It was formally a secular nation—though at the same time a deeply religious society—sustained by Divine will, whose citizens were expected to subscribe to its founding principals with religious like devotion. Quickly were the revolutionary leaders, especially George Washington and Thomas Jefferson, elevated into Founding Fathers, and the Declaration and Constitution turned into almost sacred relics.

Thus the apparently secularized expressions [of these phrases] have a deeper resonance which locates the origins of the American mission very precisely even when they are not explicitly elaborated. It is also the constellation of ideas that has informed American nationalism and its actions at home and abroad to this day.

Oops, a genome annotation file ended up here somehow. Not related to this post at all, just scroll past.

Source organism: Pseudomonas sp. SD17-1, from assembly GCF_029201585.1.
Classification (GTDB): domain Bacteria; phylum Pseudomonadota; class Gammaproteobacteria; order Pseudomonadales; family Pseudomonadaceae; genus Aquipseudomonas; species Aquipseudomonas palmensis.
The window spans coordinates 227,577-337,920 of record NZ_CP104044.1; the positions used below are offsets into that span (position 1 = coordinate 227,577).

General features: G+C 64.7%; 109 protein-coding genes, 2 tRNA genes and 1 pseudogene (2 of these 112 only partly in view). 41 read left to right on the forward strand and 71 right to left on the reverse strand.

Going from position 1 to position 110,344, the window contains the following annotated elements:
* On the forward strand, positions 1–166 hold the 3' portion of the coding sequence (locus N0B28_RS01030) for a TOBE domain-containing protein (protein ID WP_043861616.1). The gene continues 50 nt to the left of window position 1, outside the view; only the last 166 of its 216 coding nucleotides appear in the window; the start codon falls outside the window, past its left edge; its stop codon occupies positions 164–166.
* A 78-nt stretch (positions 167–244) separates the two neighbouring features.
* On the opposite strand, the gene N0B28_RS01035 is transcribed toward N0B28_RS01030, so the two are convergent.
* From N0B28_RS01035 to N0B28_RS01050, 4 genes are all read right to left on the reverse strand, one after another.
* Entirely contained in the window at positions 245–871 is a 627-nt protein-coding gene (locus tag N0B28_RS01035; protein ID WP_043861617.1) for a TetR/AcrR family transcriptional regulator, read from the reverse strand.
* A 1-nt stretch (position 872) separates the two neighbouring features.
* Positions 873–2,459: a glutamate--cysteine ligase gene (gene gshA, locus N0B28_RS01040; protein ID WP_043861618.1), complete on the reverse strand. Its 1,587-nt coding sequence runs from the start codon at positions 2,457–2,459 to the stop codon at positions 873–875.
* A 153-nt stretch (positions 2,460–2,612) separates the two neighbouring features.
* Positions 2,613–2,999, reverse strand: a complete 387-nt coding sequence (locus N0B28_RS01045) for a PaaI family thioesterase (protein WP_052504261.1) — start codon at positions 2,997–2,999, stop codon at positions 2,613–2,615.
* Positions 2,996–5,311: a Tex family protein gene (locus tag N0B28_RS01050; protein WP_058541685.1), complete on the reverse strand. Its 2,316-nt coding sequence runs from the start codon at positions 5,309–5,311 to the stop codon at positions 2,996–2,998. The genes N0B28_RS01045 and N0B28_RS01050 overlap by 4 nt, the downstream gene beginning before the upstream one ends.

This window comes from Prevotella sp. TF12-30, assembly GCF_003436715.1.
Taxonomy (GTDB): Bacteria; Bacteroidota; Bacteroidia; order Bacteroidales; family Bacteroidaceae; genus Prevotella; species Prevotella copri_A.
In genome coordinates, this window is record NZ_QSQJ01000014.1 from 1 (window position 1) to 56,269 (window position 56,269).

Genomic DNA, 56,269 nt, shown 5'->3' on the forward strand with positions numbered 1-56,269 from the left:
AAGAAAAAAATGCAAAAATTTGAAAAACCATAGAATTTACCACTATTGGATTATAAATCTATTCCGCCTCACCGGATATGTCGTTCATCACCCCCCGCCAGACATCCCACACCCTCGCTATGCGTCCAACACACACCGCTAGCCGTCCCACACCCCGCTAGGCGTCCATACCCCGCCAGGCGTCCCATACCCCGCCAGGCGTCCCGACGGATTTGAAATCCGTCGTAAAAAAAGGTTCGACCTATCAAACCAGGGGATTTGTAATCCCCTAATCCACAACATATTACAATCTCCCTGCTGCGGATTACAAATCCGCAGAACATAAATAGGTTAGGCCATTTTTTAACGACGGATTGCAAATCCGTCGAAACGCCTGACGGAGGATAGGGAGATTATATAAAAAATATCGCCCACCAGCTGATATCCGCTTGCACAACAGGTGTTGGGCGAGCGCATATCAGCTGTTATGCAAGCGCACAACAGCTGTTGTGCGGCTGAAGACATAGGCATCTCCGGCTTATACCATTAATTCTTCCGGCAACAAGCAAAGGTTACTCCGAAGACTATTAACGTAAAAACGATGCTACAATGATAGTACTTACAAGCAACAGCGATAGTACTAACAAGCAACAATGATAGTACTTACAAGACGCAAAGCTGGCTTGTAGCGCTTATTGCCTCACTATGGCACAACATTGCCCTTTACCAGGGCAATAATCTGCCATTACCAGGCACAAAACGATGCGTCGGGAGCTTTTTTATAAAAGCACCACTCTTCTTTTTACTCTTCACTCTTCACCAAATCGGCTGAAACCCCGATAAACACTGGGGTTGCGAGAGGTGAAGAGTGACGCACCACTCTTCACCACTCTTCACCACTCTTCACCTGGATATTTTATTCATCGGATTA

As noted, it was explicitly used it to justify the Spanish American War and its accompanying imperialist goals. The sense of American uniqueness and mission also underlay John F. And President George W. Not surprisingly, however, it remained for Abraham Lincoln to provide the most complex but nonetheless clear statement of the idea that America has a sacred duty to itself and to the world to preserve and protect liberty and democracy.

In , as a young man of 28, Lincoln gave an address to the Springfield, Illinois Lyceum. It was a time of great social and political turmoil. Illinois was riven with violence over the question of the abolition of slavery. In Alton, Illinois an anti-abolitionist mob recently had murdered the abolitionist editor, Elijah Lovejoy, destroyed his printing press and burned his office and house.